I recall the implementation of a purchasing module of an ERP system from a past life. The intention had been for individual requisitioners to enter their requisitions directly into the ERP system. But the software was too cumbersome for end-user requisitioners, so they continued filling out their requisitions on paper and the organisation then assigned “super-requisitioners” to enter those requisitions onto the system.
Measuring such a project against “number of users” would show a failure. But change the metric to “number of reqs online” and you might have a success on your hands. Albeit at the cost of the super-requisitioners to do the typing for you. And hope no one asks about why you are using a super-expensive ERP system to store your requisitions when you could have got your super-requisitioners to type them into Excel. Still, you have a good metric of project success that you can put on your resume which is the most important thing, right?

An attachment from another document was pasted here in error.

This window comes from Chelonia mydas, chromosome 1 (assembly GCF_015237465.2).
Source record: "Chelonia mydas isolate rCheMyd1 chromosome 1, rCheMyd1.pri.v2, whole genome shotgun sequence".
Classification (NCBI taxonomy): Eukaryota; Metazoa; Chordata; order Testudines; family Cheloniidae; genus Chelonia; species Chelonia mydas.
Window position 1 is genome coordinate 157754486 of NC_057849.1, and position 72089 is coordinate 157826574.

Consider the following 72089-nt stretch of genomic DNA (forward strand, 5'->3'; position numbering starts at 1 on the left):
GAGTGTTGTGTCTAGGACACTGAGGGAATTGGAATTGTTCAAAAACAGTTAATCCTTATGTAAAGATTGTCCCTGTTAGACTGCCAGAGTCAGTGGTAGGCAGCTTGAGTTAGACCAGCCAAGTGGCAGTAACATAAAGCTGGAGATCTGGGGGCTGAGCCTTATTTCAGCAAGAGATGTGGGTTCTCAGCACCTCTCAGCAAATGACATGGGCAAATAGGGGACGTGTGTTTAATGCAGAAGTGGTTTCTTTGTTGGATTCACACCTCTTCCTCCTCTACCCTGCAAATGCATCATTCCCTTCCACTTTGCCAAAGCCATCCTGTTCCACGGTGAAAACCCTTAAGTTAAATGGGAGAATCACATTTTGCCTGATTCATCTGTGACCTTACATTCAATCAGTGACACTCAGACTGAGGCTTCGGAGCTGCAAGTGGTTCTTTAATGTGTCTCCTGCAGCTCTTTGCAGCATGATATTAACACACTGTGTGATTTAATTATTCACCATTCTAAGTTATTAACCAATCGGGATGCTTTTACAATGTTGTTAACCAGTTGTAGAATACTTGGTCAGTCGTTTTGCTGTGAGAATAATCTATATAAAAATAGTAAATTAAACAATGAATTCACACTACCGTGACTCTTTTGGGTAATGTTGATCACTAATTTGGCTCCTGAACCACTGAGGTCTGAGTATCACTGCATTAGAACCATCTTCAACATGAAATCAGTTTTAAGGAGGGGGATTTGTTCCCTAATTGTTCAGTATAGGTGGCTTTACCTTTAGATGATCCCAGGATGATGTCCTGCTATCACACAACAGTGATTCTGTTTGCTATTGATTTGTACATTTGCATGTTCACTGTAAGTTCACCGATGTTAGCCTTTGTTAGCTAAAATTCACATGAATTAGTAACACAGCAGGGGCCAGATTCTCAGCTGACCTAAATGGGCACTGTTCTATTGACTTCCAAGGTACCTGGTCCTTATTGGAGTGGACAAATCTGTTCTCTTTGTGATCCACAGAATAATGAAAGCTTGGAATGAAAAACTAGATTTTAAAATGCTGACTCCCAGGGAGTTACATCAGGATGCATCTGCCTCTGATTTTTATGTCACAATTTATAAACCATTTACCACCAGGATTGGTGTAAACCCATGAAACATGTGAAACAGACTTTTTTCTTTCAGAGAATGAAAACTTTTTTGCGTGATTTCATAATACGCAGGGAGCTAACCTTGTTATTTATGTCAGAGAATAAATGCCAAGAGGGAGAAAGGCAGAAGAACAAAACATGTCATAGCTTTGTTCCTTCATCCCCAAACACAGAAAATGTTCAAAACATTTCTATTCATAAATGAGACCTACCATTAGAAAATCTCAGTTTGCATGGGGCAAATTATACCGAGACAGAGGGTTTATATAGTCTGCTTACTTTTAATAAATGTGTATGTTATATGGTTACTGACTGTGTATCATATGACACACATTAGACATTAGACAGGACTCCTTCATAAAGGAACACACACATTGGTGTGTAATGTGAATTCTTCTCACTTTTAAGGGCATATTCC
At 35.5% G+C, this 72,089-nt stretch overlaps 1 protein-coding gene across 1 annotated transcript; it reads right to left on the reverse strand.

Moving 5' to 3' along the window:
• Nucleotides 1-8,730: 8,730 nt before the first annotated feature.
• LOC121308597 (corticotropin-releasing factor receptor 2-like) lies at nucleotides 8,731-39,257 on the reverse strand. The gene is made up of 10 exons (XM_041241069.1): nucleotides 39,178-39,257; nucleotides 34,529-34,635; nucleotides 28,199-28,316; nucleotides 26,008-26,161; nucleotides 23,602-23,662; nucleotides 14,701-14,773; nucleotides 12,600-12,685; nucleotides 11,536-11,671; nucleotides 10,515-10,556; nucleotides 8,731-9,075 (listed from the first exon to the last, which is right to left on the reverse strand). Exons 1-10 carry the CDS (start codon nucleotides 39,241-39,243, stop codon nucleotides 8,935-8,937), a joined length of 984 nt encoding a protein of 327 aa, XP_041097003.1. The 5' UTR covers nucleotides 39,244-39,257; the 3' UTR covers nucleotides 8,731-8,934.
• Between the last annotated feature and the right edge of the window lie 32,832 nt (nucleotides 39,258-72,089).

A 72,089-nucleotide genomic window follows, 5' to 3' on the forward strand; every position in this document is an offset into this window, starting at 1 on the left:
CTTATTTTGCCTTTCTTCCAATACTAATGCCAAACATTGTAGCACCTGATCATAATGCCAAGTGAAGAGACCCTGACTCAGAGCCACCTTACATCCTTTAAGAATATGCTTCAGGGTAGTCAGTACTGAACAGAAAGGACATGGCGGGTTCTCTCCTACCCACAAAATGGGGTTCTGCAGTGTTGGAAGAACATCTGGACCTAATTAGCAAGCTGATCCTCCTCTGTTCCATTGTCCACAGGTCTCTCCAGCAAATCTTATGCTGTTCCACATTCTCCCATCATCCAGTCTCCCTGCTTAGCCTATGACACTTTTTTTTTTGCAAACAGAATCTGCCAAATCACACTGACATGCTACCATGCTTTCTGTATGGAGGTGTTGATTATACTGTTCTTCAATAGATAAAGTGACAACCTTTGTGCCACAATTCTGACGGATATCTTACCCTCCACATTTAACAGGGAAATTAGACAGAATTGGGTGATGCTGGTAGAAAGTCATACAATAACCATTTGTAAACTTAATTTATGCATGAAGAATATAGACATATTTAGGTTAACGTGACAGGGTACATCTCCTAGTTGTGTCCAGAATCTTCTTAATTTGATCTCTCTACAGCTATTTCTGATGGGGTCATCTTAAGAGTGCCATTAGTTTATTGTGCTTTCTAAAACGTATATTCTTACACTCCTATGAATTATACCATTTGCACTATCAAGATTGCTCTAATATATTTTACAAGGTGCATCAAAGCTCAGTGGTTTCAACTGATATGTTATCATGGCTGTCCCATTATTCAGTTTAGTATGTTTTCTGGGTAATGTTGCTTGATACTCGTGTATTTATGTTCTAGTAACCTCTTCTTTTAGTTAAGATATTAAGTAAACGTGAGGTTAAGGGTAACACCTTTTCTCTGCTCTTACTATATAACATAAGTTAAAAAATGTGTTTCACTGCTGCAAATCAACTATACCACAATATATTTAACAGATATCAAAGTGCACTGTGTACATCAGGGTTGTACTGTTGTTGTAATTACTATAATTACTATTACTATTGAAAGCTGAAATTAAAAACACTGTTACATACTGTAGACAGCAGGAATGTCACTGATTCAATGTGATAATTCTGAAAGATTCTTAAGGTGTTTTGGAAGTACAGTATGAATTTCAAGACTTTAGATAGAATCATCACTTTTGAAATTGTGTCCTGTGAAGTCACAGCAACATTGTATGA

This is an eProcurement example, I know.
eSourcing is very similar. Often companies start off with a plan to roll out extensive adoption of new RFX functionality. The roll-out then stalls for all the usual reasons. Changing the success metrics is usually an easy way of pulling the wool over the business’s eyes and might confuse them enough not to challenge you about the value of enterprise sourcing software if the bulk of the process continues to take place offline.